2. I remember another story to do with Dad, a suitcase of perishable goods, and travelling:

    A family holiday to Israel in it’s early days meant bringing your own food. So, just incase we got stuck somewhere in the Golan Heights without a Harvester in sight, Dad decided it’d be good to take our own food.. Something portable that was easy to prepare.

    Que family sitting round table sampling a range of early Pot Noodle on a rainy day in Bucks.

    It’s difficult to say whether they tasted good or bad. In those days things like stuffed marrow were popular, and with dishes like that anything with any taste whatsoever was welcome.

    Anyway, Dad packed a full suitcase dedicated to Pot Noodle. Rachels and my clothes were the space sacrifice.

    I can’t remember where exactly we had our first Pot Noodle in Israel… but if you think Pot Noodle taste salty in wet Bucks, you have no idea just how salty they taste in the burning heat of Israel.

    Salt content of the Dead sea compared to salt content of a Pot Noodle. Pretty similar.

    It says a lot that dad, (who early in his accountancy days calculated that the core of an apple is still ‘apple’ and to not eat it would be like throwing away 28% of its overall worth, leaving you with no option but to either barter down wholesale apple costs to 72% of market value, or if that wasn’t possible, to eat the core.. Which he did for every apple he ever met.) couldn’t bring himself to eat them… but also couldn’t bring himself to waste them… so for that family hol in Israel we were accompanied everywhere we went with a case of Pot Noodle.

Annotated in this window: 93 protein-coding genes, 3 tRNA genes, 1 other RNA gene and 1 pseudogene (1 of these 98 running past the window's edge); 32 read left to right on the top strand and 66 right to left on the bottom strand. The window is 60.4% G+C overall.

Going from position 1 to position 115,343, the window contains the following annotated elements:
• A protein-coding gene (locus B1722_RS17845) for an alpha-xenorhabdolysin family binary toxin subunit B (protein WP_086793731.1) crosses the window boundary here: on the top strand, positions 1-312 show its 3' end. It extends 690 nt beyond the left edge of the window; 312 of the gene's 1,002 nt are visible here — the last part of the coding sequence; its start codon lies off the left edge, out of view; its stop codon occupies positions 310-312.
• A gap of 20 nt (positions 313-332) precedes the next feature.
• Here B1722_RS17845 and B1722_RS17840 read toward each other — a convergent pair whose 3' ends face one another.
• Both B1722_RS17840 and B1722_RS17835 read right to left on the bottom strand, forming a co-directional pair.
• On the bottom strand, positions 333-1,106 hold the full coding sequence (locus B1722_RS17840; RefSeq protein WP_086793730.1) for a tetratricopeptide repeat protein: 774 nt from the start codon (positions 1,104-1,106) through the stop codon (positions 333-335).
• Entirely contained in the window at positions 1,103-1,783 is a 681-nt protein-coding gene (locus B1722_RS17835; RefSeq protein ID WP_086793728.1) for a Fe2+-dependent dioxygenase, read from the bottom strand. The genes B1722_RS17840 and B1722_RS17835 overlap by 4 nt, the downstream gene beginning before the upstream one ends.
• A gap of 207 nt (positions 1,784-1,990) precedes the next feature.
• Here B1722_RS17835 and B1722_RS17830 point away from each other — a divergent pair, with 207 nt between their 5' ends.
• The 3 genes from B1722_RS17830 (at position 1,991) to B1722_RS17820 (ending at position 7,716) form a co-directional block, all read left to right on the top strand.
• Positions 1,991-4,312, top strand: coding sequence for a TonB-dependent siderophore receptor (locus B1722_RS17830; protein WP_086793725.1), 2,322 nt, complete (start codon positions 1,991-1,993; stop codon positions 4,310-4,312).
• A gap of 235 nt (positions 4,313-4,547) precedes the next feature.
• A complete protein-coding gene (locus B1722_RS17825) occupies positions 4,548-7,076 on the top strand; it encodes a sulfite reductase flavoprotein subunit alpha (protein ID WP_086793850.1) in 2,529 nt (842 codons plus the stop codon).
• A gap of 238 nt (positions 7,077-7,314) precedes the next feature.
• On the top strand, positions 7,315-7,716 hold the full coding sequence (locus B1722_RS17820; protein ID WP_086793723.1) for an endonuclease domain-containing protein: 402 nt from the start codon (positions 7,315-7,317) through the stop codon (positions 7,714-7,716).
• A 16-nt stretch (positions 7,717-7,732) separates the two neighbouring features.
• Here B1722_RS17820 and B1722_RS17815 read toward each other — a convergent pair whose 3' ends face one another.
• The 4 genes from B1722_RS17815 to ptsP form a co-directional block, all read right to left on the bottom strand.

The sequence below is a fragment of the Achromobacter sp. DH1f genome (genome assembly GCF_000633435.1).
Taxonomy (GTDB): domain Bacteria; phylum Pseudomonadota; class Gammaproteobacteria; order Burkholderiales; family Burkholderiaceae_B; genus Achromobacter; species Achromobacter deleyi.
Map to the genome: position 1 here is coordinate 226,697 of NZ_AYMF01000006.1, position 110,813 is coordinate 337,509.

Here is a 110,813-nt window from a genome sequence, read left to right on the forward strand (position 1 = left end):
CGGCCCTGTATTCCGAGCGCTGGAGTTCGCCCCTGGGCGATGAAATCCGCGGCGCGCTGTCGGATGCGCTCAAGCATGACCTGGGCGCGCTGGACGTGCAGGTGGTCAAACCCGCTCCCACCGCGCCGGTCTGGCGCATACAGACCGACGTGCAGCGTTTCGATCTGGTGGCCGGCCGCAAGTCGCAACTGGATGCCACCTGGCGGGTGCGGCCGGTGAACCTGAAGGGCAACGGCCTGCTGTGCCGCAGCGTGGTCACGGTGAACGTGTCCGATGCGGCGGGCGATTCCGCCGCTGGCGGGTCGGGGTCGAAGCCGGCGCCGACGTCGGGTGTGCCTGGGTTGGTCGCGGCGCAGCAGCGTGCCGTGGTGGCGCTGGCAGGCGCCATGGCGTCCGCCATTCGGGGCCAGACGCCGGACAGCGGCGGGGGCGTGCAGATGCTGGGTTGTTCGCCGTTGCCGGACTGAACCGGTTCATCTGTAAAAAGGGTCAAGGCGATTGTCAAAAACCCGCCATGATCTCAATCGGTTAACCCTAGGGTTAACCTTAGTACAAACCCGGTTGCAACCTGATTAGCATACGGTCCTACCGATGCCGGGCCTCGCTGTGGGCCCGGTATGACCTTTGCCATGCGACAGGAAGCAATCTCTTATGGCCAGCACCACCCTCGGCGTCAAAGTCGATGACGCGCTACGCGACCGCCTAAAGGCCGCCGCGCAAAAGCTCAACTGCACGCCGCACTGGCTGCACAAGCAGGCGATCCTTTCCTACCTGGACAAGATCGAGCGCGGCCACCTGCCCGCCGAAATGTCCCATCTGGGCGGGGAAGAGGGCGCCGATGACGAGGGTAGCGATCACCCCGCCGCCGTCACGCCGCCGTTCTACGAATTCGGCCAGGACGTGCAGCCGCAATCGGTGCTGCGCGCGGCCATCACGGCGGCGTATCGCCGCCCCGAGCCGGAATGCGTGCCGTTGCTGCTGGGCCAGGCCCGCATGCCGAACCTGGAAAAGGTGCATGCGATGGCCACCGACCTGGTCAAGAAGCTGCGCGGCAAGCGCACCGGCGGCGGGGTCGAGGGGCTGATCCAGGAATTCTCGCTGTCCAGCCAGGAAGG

Dad even brought the entire uneaten suitcase home… and that’s where my memory fades… I have no idea where they went after that. Whether dad ate them secretly instead of wasting them, whether they’re still in the attic… or whether they’re now in Budapest I have no idea.

    • That’s a brilliant memory, I can still taste them too! I think we were saved by nanas quick thinking, bringing a suitcase to the buffet breakfast and subtly making a stack of stale rolls to be presented for lunch later! Happy days xx

      • Yep – think Nana invented ‘Full selfcatering board’, or ‘bed & breakfast & the shampoo & hairnets & salt&pepper sachets & the marmalade &… & anything else she could use to make into handkerchiefs at a later date… like maybe that old pac-a-mac????

  3. hahahaha I can see him eating the apples now hahahaha!
    And as for stuffed marrow – Silla and I were made to sit in the lay-by outside our house selling them as we’d had a glut of them in the veg patch! I still can’t eat them – yeuk!

    ” We had it tough…….”
    “And you try and tell the young people of today that ….. they won’t believe you.”

  4. To add to these family reminscences we took their advice and also took a few Pot Noodles and the Israeli security guards at check-in looked down their noses and said, “We do have food in Israel you know”. Embarrassing! We even blew the hotel’s electrics by heating up the Pot with a hand-held electric element and then hid the offending article on the balcony in case they had to come into the room for repairs. For those who have never been to Israel their food IS brilliant. Still never seen breakfasts like they have. Hopefully we are all more enlightened tourists now.

    PS I don’t remember forcing our girls to sell the marrows – they were only too pleased to earn some money. THEY had it tough? WE were born in the war…………………………………….

  5. What a great story and I always wondered where Dave’s love of Pot Noodle came from and now I know. When we went to Mumbai on my stag in 2001 (cleverly just after Sept 11) he insisted alla his dad that each us, himself, Mark Buhler, my brother and I all bring along several Pot Noodles each. That would stop us getting sick, he warned, forgetting to mention that barecue beef flavour is so disgusting just one mouthful of mine did actually make me sick. I also remember Dave laminated a special card for the direst of emergencies in Mumbai on which he had written, “I am ill. Fly him home to UK. You will be rewarded.” Not sure where that one came from. I suspect from his own nutty head. Anyway, thought I’d share that one….